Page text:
Effect of interferon-α on cortical glutamate in patients with hepatitis C: a proton magnetic resonance spectroscopy study
Taylor MJ., Godlewska B., Near J., Christmas D., Potokar J., Collier J., Klenerman P., Barnes E., Cowen PJ.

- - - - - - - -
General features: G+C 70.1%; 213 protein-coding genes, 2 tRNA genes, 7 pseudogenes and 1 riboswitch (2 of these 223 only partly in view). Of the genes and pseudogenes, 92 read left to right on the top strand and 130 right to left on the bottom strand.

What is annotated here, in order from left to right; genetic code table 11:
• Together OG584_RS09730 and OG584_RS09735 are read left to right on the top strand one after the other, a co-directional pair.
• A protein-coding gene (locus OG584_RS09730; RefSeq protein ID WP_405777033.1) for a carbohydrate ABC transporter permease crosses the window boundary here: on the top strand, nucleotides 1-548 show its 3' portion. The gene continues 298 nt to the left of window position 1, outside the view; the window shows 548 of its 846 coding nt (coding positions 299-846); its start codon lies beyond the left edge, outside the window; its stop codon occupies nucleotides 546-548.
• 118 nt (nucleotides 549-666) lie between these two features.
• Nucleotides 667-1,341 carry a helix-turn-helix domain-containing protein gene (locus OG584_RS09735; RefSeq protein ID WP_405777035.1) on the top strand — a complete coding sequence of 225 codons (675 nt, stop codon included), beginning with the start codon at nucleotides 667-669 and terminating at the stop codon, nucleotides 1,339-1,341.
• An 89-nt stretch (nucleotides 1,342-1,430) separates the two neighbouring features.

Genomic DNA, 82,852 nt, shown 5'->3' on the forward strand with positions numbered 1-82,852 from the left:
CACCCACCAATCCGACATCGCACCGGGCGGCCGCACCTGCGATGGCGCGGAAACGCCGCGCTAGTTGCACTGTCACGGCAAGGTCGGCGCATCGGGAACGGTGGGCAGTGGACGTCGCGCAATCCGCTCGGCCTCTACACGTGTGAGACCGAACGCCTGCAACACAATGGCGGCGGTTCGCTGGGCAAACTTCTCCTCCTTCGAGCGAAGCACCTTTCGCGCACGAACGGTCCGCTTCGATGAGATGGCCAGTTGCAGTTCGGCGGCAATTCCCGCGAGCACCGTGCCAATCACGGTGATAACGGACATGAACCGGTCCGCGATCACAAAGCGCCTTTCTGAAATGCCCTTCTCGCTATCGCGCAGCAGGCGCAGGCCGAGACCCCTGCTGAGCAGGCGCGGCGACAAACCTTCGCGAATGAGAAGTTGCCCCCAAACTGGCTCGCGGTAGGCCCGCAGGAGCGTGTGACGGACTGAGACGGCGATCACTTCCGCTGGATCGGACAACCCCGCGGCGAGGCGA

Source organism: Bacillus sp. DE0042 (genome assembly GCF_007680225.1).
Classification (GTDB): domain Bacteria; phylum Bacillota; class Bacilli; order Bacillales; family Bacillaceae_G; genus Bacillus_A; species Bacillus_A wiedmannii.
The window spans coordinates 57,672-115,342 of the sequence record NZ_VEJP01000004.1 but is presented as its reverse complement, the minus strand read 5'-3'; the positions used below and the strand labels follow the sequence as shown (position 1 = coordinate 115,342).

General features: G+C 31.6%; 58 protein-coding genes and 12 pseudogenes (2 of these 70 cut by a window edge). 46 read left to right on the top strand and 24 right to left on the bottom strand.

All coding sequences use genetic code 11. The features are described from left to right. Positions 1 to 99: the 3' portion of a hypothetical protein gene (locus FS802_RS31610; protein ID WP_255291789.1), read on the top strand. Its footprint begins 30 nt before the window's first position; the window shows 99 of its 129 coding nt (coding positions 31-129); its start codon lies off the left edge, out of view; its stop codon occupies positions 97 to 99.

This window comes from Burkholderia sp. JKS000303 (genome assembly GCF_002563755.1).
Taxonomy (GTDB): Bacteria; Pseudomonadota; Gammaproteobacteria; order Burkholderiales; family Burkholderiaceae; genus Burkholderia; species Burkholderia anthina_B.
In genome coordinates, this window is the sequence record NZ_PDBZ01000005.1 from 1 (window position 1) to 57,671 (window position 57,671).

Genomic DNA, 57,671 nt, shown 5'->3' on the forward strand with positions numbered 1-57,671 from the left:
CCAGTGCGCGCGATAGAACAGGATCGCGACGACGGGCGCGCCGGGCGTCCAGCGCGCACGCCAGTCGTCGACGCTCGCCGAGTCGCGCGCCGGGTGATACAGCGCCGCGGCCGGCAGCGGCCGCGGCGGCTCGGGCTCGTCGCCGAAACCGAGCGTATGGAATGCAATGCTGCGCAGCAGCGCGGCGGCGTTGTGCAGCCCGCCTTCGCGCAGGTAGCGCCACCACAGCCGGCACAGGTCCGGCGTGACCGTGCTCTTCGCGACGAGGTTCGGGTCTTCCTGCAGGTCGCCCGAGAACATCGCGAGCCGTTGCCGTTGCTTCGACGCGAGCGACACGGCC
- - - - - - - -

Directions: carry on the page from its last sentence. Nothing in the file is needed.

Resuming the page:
<jats:sec id="S0033291713001062_sec_a1"><jats:title>Background</jats:title><jats:p>The development of depressive symptomatology is a recognized complication of treatment with the cytokine interferon-<jats:italic>α</jats:italic> (IFN-<jats:italic>α</jats:italic>) and has been seen as supporting inflammatory theories of the pathophysiology of major depression. Major depression has been associated with changes in glutamatergic activity and recent formulations of IFN-induced depression have implicated neurotoxic influences that could also lead to changes in glutamate function. The present study used magnetic resonance spectroscopy (MRS) to measure glutamate and its major metabolite glutamine in patients with hepatitis C who received treatment with pegylated IFN-<jats:italic>α</jats:italic> and ribavirin.</jats:p></jats:sec><jats:sec id="S0033291713001062_sec_a2" sec-type="methods"><jats:title>Method</jats:title><jats:p>MRS measurements of glutamate and glutamine were taken from a 25 × 20 × 20 mm voxel including the pregenual anterior cingulate cortex in 12 patients before and after 4–6 weeks of treatment with IFN.</jats:p></jats:sec><jats:sec id="S0033291713001062_sec_a3" sec-type="results"><jats:title>Results</jats:title><jats:p>IFN treatment led to an increase in cortical levels of glutamine (<jats:italic>p</jats:italic> = 0.02) and a significant elevation in the ratio of glutamine to glutamate (<jats:italic>p</jats:italic> < 0.01). Furthermore, changes in glutamine level correlated significantly with ratings of depression and anxiety at the time of the second scan.</jats:p></jats:sec><jats:sec id="S0033291713001062_sec_a4" sec-type="conclusion"><jats:title>Conclusions</jats:title><jats:p>We conclude that treatment with IFN-<jats:italic>α</jats:italic> is associated with MRS-visible changes in glutamatergic metabolism. However, the changes seen differ from those reported in major depression, which suggests that the pathophysiology of IFN-induced depression may be distinct from that of major depression more generally.</jats:p></jats:sec>